The Rockaway Beat
There is just no nice way to put it. No way around the truth. School Chancellor Joel Klein is a liar and Mayor Michael Bloomberg is his enabler, allowing him to continue telling lies that are so transparent that even parents and students are beginning to realize what a fabricator he is.
First, he and the mayor lied about the amazing gains New York City schoolchildren were making in reading and mathematics.
When it became clear to all and embarrassing to the state education department that those gains were all illusionary, fueled by lowering the cut scores on the test to make it seem that more students were passing, Klein and Bloomberg spun the story to make it look like they were the good guys in the story and that the collapse of the scores were really a good thing.
Then, the two liars said that they had to release highly-suspect teacher report cards because the parents needed them and it was important that the parents be involved in all factors of education.
That from the two men who took away community control of the school boards and turned that control over to rubber-stamp community education councils with no power but to use their “approved” stamp on DOE decisions.
They are the same two men who so destroyed parental involvement that they could not even get people to run for most of the rubber-stamp panels because parents know what a job they actually are.
Writing in New York Magazine, the two men say that the most important thing taught in the schools is skills, and that their program of school report cards and teacher report cards “help focus on a clear set of expectations and form a way to make schools and teachers accountable.”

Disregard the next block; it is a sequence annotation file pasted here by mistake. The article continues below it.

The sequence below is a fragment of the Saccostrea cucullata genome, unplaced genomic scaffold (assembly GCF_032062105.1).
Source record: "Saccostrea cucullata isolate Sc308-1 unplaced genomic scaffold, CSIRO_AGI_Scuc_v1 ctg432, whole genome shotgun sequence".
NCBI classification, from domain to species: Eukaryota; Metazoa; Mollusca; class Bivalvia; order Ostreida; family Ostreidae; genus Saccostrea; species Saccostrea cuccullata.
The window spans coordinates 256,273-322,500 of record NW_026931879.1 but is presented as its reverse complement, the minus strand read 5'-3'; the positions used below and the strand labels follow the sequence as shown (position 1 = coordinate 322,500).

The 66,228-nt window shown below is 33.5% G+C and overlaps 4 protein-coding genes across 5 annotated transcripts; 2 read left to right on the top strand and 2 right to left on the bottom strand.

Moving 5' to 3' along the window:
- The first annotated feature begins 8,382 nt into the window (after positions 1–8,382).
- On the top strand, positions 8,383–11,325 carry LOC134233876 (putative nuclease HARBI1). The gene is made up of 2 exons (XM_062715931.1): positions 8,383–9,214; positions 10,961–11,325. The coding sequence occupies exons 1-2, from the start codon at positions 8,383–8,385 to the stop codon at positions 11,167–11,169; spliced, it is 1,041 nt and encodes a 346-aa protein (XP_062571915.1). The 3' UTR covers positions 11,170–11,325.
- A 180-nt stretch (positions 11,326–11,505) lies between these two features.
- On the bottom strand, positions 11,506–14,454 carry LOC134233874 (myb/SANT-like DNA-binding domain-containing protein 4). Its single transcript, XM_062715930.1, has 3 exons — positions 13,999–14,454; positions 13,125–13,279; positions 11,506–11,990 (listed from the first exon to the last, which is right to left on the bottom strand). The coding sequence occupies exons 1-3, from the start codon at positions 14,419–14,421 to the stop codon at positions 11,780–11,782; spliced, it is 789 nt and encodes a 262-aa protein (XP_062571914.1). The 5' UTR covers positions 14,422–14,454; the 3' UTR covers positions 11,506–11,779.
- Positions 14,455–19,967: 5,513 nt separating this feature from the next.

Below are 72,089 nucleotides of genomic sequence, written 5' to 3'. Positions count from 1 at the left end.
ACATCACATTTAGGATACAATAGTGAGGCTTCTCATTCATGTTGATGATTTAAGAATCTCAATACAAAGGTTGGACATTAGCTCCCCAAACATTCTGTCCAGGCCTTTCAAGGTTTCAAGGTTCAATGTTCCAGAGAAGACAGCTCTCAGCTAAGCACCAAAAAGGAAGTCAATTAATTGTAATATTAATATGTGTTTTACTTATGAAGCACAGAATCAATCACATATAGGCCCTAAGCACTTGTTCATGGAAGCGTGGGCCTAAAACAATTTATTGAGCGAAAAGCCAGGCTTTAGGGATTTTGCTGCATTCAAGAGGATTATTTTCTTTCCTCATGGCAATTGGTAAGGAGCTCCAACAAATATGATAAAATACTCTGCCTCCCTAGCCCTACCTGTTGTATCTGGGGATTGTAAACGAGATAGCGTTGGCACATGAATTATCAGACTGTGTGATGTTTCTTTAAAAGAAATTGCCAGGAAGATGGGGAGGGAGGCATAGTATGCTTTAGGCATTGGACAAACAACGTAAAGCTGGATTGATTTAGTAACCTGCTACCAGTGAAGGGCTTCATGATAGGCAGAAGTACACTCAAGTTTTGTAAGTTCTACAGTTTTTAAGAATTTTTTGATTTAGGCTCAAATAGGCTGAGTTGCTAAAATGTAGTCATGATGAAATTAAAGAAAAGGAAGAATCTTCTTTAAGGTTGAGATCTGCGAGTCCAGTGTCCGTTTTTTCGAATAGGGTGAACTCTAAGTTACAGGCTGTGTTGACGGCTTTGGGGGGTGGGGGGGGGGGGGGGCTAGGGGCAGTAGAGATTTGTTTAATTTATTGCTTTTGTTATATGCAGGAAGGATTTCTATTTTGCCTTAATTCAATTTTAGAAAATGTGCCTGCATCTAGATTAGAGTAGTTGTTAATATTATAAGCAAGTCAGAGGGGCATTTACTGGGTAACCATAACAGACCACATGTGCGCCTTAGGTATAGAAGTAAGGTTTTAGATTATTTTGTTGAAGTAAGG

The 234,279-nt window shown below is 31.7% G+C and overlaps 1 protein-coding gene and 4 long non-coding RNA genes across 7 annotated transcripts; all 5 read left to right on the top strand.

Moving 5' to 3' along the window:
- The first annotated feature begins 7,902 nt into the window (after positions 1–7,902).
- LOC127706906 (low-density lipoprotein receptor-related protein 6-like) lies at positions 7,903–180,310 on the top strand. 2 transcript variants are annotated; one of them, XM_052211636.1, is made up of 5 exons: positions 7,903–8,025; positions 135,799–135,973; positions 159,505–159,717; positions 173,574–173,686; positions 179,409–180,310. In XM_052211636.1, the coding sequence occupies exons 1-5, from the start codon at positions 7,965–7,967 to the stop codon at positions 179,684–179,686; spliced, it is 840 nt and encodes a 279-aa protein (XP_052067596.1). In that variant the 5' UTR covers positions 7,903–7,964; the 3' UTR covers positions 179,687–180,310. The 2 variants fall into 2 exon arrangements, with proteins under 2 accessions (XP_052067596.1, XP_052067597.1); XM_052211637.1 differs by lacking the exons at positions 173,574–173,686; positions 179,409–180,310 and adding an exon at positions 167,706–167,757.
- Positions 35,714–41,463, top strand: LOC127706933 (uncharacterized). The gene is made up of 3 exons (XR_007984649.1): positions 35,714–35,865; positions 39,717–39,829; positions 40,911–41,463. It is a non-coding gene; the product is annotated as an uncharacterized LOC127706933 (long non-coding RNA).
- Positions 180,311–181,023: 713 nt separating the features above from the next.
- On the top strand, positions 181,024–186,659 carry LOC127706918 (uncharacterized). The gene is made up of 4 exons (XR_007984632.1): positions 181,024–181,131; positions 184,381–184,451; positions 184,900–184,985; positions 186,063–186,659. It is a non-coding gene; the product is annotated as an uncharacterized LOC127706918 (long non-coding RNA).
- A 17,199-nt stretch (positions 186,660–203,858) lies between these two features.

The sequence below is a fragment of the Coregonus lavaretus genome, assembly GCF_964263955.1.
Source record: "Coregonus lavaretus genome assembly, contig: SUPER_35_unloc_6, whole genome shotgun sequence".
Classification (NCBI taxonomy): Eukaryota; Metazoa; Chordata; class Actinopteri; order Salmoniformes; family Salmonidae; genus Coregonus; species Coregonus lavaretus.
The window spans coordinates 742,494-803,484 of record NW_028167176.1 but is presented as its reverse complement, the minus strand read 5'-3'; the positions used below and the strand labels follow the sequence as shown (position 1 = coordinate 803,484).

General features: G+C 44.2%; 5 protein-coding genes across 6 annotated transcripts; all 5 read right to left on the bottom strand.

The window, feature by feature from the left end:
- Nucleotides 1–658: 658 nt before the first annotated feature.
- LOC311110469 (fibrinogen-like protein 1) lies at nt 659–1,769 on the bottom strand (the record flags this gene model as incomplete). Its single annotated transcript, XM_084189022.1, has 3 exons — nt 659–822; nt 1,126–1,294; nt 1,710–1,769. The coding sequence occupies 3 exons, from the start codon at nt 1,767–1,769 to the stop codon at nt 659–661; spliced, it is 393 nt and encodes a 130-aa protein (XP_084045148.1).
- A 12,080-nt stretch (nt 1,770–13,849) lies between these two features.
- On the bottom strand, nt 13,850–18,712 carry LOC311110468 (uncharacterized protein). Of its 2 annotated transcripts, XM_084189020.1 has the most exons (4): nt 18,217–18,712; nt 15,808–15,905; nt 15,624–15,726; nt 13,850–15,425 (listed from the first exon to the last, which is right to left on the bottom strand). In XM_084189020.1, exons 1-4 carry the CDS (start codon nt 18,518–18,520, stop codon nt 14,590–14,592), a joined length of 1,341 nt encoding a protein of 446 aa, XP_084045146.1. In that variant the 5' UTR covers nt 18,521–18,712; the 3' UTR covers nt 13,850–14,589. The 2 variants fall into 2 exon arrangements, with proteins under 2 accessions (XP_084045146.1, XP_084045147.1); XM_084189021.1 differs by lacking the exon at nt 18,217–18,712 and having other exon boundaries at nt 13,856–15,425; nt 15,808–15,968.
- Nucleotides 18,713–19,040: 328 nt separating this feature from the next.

What a joke. One year, a school gets an A and 96 points because eighty percent of the students are proficient. The next year, the same school gets a C and 39 points because only 19 percent of the students are proficient. Same school, same teachers, same administration, basically the same students.
Tell me how that focuses on anything, except what a farce are the report card grades and the standardized test scores that drive those grades.
Last year, 11 Rockaway schools got an A grade. This year, three Rockaway schools got an A grade, and one of those is a magnet school that draws only level 4 students.
A full 750 schools in the city dropped either one or two letter grades in one year.
If I were still teaching and 84 percent of my kids passed one year and only 19 percent passed the following year, administrators would be taking a long look at what I have been doing. Nobody, however, is looking at Klein and Bloomberg for their failures.
And their talk of “skills,” is hilarious, because the only skills taught in the public school at the present time is how to take a standardized test.
Everything else, besides test prep, reading and mathematics has largely gone by the board.
Now, the same two men who brought you the testing fiasco want to sell you a bill of goods that teachers can be fairly evaluated and receive a letter grade through a convoluted system called “value added.”
Klein explained the system in a recent New York Post (we hate all unions and all union members).